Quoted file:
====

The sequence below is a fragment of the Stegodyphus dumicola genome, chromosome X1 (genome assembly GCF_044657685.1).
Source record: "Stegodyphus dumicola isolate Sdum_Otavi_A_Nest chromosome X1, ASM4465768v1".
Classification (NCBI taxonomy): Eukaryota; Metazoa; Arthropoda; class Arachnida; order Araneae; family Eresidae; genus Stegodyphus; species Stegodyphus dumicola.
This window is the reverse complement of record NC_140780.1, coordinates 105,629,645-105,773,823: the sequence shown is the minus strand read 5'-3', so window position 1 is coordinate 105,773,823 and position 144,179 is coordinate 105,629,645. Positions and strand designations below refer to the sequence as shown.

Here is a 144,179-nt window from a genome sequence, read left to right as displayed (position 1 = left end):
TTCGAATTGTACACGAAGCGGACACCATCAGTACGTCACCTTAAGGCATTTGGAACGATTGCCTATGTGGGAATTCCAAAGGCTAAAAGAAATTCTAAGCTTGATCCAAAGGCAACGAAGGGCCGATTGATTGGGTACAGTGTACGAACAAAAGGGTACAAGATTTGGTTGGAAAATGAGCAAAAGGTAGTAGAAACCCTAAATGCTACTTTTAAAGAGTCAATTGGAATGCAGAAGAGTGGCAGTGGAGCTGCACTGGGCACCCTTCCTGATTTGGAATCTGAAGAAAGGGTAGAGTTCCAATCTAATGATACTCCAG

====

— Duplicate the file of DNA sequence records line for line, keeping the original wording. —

The sequence below is a fragment of the Stegodyphus dumicola genome, chromosome X1 (genome assembly GCF_044657685.1).
Source record: "Stegodyphus dumicola isolate Sdum_Otavi_A_Nest chromosome X1, ASM4465768v1".
Classification (NCBI taxonomy): Eukaryota; Metazoa; Arthropoda; class Arachnida; order Araneae; family Eresidae; genus Stegodyphus; species Stegodyphus dumicola.
This window is the reverse complement of record NC_140780.1, coordinates 105,629,645-105,773,823: the sequence shown is the minus strand read 5'-3', so window position 1 is coordinate 105,773,823 and position 144,179 is coordinate 105,629,645. Positions and strand designations below refer to the sequence as shown.

Here is a 144,179-nt window from a genome sequence, read left to right as displayed (position 1 = left end):
TTCGAATTGTACACGAAGCGGACACCATCAGTACGTCACCTTAAGGCATTTGGAACGATTGCCTATGTGGGAATTCCAAAGGCTAAAAGAAATTCTAAGCTTGATCCAAAGGCAACGAAGGGCCGATTGATTGGGTACAGTGTACGAACAAAAGGGTACAAGATTTGGTTGGAAAATGAGCAAAAGGTAGTAGAAACCCTAAATGCTACTTTTAAAGAGTCAATTGGAATGCAGAAGAGTGGCAGTGGAGCTGCACTGGGCACCCTTCCTGATTTGGAATCTGAAGAAAGGGTAGAGTTCCAATCTAATGATACTCCAG